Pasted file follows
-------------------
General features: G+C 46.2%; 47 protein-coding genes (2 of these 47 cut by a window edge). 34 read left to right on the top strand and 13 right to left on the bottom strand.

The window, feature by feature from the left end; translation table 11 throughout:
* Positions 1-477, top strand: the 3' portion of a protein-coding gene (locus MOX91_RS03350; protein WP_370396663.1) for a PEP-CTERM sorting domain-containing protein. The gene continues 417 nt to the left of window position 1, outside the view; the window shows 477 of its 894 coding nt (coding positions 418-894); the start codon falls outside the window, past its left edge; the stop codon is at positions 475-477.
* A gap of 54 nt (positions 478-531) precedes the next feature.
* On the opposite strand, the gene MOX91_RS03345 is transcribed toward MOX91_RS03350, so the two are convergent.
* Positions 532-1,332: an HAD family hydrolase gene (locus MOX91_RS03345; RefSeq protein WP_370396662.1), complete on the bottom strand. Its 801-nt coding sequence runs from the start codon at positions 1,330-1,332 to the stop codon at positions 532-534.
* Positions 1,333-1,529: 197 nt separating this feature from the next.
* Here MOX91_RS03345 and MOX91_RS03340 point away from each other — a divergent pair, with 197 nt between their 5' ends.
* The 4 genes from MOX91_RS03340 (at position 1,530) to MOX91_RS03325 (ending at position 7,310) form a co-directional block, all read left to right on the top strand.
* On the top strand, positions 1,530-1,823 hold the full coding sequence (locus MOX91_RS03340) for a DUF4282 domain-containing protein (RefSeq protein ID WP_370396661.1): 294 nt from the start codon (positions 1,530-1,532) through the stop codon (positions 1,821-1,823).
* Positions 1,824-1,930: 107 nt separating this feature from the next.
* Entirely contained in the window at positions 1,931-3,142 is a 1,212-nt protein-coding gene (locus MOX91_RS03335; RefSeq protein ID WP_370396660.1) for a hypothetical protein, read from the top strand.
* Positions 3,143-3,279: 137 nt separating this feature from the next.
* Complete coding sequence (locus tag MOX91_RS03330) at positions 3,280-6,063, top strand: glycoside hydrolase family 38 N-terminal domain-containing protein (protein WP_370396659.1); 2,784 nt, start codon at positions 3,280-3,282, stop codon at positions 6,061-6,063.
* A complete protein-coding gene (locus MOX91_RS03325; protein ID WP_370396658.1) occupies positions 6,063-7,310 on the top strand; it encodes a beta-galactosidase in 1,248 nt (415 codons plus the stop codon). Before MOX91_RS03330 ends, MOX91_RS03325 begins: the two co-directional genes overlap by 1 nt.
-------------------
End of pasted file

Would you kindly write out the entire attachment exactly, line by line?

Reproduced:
General features: G+C 46.2%; 47 protein-coding genes (2 of these 47 cut by a window edge). 34 read left to right on the top strand and 13 right to left on the bottom strand.

The window, feature by feature from the left end; translation table 11 throughout:
* Positions 1-477, top strand: the 3' portion of a protein-coding gene (locus MOX91_RS03350; protein WP_370396663.1) for a PEP-CTERM sorting domain-containing protein. The gene continues 417 nt to the left of window position 1, outside the view; the window shows 477 of its 894 coding nt (coding positions 418-894); the start codon falls outside the window, past its left edge; the stop codon is at positions 475-477.
* A gap of 54 nt (positions 478-531) precedes the next feature.
* On the opposite strand, the gene MOX91_RS03345 is transcribed toward MOX91_RS03350, so the two are convergent.
* Positions 532-1,332: an HAD family hydrolase gene (locus MOX91_RS03345; RefSeq protein WP_370396662.1), complete on the bottom strand. Its 801-nt coding sequence runs from the start codon at positions 1,330-1,332 to the stop codon at positions 532-534.
* Positions 1,333-1,529: 197 nt separating this feature from the next.
* Here MOX91_RS03345 and MOX91_RS03340 point away from each other — a divergent pair, with 197 nt between their 5' ends.
* The 4 genes from MOX91_RS03340 (at position 1,530) to MOX91_RS03325 (ending at position 7,310) form a co-directional block, all read left to right on the top strand.
* On the top strand, positions 1,530-1,823 hold the full coding sequence (locus MOX91_RS03340) for a DUF4282 domain-containing protein (RefSeq protein ID WP_370396661.1): 294 nt from the start codon (positions 1,530-1,532) through the stop codon (positions 1,821-1,823).
* Positions 1,824-1,930: 107 nt separating this feature from the next.
* Entirely contained in the window at positions 1,931-3,142 is a 1,212-nt protein-coding gene (locus MOX91_RS03335; RefSeq protein ID WP_370396660.1) for a hypothetical protein, read from the top strand.
* Positions 3,143-3,279: 137 nt separating this feature from the next.
* Complete coding sequence (locus tag MOX91_RS03330) at positions 3,280-6,063, top strand: glycoside hydrolase family 38 N-terminal domain-containing protein (protein WP_370396659.1); 2,784 nt, start codon at positions 3,280-3,282, stop codon at positions 6,061-6,063.
* A complete protein-coding gene (locus MOX91_RS03325; protein ID WP_370396658.1) occupies positions 6,063-7,310 on the top strand; it encodes a beta-galactosidase in 1,248 nt (415 codons plus the stop codon). Before MOX91_RS03330 ends, MOX91_RS03325 begins: the two co-directional genes overlap by 1 nt.